Since then she has been one of the nicest, friendliest, and most helpful professionals we have ever talked to. Throughout our email exchanges and during the course of this conversation she has become invaluable to the site. Her knowledge, her help and above all her incredible writing has influenced us all to be better. An official Friend of the site and a woman of as many hatsas she has hair colors. In fact, Nicole’s Twitter profile may illuminate her better than I could:
She really is inspiring and its an honor that she took time out of her schedule to talk with us. Look at that bio. Check out all of her pictures. Nicole embodies everything I want this site to be: talented, well known, respected, and loved.
If you love her answers as much as I did head over to Nicole’s IndieGoGo campaign and lets get her book published!
Also, check out tons of pictures Nicole took at San Diego Comic Con over at her Tumblr site. http://nicolesixxphotos.tumblr.com/ (All of the pictures come from her Tumblr page, with permission. Follow her on Twitter for even more amazing pictures.)
Nicole offered to answer any questions I had about her, about the comics industry, and about San Diego Comic Con. After taking my hundreds of fanboy questions down to a reasonable amount we have this great interview to share with all of you.
Kevin Hellions: How many hats do you wear at an event like Comic Con? What is the balance between professional, fan and friend?
Nicole Sixx: At Comic Con I pretty much only have time to be a friend and a professional. Not that I ever really was the sort to fan out. To me even when your work is legendary I still know you yourself are just a person, so I treat you like a person.
Hellions: Who or what inspires you? Are you more influenced by the creators or their creations?
Sixx: Both. I’m inspired by styles and personal successes of people I respect. Fictional characters from my youth, narrative styles I grew up on like Stephen King and Michael Crichton, artists I know. All artists I know in some way, a select few more than others. People I hate, although not in a way that’s kind to them, they just keep me from ever becoming like them. Religion, mine and others, history too. Random objects I see that are different than anything else around them. Gerard Way, Mike Mignola, and Steve Niles by time spent around them and their worlds observing and learning.
Hellions: How important is it to network at any event like Comic Con? Would you advice other professionals to attend after hours and off site events in order to get more exposure?
Sixx: Don’t be weird. I personally saved most of my networking for smaller cons when people had more time to actually care and just hung out at SDCC. I do give you my card if we just met, but that’s because we just met and I want to keep in touch. The only actual “work” I do at Comic Con happens at panels and Tr!ckster Symposiums. Also, I personally never pitch at Comic Con. Smaller cons equal less bored/stressed editors and more time.
Hellions: Are there certain codes of conduct that should be observed by fans, professionals, or any interactions between the two? A “Rules for Comic Con”. (Maybe one major rule and if you want to throw in an embarrassing story to illustrate that rule without any identifying details, I would not stop you. Even if only one person changes his/her behavior for the better, your colleagues will forever thank you.)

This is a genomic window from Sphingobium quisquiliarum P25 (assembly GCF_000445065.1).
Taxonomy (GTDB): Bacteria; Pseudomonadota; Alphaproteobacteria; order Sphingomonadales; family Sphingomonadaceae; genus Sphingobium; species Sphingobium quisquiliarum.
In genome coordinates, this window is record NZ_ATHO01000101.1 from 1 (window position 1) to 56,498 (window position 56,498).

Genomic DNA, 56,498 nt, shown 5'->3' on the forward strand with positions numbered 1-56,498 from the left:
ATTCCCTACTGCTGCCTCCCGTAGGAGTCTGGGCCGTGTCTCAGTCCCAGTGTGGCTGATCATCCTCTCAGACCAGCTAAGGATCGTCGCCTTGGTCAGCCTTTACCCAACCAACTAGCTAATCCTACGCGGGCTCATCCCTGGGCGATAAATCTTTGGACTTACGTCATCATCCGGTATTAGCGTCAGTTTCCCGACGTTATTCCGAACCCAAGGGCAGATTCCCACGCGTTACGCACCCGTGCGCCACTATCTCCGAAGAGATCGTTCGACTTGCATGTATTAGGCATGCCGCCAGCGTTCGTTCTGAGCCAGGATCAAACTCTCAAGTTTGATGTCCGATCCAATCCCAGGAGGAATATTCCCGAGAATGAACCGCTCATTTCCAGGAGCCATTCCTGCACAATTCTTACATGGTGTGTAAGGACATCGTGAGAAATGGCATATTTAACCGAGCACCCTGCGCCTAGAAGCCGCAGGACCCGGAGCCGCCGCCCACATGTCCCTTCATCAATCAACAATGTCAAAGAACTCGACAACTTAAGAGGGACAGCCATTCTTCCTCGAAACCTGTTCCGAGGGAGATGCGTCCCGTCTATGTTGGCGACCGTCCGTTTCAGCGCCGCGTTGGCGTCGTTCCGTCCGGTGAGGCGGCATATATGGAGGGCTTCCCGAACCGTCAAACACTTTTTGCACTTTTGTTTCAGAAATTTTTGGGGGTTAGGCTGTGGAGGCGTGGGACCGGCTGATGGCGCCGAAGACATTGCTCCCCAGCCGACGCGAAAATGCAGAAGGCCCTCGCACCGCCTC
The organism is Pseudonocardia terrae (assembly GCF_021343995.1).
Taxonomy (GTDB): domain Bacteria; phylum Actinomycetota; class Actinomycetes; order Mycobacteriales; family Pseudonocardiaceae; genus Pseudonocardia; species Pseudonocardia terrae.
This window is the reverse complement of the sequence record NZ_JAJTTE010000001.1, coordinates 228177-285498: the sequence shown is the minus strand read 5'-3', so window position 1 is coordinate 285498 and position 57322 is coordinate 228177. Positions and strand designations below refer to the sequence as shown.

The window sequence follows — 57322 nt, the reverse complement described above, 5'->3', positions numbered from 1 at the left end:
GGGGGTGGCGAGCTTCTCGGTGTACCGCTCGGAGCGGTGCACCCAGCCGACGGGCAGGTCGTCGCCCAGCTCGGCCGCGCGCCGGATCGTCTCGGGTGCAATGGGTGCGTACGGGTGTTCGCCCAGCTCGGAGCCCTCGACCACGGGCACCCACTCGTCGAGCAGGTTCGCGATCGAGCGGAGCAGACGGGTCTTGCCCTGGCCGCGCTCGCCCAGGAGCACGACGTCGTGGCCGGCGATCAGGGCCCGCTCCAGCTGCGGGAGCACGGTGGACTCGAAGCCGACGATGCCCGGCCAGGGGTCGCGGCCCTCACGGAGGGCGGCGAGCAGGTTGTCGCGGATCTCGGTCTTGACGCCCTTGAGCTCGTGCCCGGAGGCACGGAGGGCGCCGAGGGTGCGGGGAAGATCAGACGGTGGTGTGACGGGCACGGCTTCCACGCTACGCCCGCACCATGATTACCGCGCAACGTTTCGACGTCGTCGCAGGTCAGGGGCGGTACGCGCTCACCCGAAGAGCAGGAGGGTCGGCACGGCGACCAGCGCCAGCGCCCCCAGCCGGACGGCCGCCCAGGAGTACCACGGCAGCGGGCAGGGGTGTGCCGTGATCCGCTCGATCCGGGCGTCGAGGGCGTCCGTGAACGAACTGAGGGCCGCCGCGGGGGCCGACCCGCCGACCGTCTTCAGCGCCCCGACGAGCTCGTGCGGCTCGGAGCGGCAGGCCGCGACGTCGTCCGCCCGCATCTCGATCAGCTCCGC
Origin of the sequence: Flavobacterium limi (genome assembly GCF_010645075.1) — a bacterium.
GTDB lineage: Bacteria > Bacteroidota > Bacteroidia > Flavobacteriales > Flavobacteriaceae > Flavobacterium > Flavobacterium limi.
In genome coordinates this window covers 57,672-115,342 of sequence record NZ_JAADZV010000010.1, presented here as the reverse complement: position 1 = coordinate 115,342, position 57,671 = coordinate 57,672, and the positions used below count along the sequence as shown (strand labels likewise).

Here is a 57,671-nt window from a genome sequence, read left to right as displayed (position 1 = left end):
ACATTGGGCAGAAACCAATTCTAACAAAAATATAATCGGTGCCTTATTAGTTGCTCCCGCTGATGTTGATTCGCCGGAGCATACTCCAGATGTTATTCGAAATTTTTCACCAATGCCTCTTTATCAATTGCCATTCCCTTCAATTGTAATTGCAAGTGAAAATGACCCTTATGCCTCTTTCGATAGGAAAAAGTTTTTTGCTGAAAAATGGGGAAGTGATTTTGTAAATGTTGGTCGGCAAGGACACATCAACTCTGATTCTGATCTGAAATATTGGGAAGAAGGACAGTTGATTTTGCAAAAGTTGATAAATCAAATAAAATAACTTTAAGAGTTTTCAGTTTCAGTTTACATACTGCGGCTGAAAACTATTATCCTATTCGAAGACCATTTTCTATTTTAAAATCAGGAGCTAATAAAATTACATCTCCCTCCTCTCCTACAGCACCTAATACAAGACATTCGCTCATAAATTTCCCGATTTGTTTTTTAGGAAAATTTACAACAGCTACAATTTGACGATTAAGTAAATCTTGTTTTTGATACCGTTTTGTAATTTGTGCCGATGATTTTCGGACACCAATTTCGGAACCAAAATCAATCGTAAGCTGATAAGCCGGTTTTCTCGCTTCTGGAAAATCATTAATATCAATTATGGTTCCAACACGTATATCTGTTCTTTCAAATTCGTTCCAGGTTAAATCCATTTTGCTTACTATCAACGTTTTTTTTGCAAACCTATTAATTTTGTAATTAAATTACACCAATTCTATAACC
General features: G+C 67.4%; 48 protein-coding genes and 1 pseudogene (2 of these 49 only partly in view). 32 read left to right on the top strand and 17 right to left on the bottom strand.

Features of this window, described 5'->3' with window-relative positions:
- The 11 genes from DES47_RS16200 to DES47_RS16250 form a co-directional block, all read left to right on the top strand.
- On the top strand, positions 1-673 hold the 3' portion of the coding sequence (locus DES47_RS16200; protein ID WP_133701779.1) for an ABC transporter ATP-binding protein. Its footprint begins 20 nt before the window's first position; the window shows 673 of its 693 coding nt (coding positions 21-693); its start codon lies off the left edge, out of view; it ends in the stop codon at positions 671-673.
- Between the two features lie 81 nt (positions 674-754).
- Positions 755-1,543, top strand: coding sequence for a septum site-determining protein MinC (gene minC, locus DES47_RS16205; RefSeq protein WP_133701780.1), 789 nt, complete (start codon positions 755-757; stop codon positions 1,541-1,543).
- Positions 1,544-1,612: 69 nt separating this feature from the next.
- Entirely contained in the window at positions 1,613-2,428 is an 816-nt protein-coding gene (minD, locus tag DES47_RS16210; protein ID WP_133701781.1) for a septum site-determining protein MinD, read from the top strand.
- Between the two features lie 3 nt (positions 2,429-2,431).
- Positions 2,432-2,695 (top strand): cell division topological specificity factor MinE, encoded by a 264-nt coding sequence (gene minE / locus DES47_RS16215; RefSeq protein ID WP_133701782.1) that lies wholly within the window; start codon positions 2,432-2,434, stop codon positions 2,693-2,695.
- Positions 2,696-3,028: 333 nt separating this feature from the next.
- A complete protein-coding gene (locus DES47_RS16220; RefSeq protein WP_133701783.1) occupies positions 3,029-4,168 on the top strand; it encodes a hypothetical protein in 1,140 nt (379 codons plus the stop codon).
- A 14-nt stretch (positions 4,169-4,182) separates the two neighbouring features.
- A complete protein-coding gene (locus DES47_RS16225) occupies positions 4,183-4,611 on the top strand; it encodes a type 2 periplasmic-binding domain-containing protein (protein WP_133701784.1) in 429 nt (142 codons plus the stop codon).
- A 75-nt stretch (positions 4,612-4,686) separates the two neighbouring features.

Sixx: I have no embarrassing stories from Comic Con. Professionally I only seem to ever mess up in front of Scott Allie. More than I’d like really. Luckily Allie is a really cool guy who gets human behavior with an understanding that’s a few steps ahead of most. Probably what makes him such a great editor. Definitely what makes him such a great writer.
Just don’t be weird, rude, or too enthusiastic. They’re used to all three, but none leave the good clean impression just being normal and treating them like people will.
Also, show up an hour early to every panel, two at least if Gerard Way’s on it.
Hellions: How do you respond to anyone’s negative opinion that (insert property here) is “just for kids”. I’m specifically thinking of Aquabats but that attitude could be applied to many things there — My Little Pony, Star Wars, even comics themselves.
Sixx: If it’s written by adults how can it ever be just for kids? Nothing is just for anyone, it’s for whoever it speaks too. Which may be kiddos in one generation and adults in the next. What if a freaking lion loved it the way my cats love watching green plants and tree on tv? You gonna be the one to tell that lion The Aquabats is just for kids? Go on, have fun with that.
I’m always amazed how anyone ever thinks they have a right to tell anyone else what to like or not like. But maybe that’s just cuz I have no interest in having friends who can only like and dislike the things that they’re told too.
Hellions: Upon leaving Comic Con what creator or project has you the most excited and thus jumped to the top of your to read pile?
Sixx: I was inspired most by Becky Cloonan’s rise to success story, Dave McKean talking about the psychological use of art in horror, and Dark Horse Comics’ “Drawing on Your Nightmares” panel. My read list of currently unreleased titles are all Dark Horse this round.
“Rotten Apple”, “Hellboy in Hell”, “Final Night”, and “To Hell You Ride”. I also recommend “Concrete Park” and “Orchid”.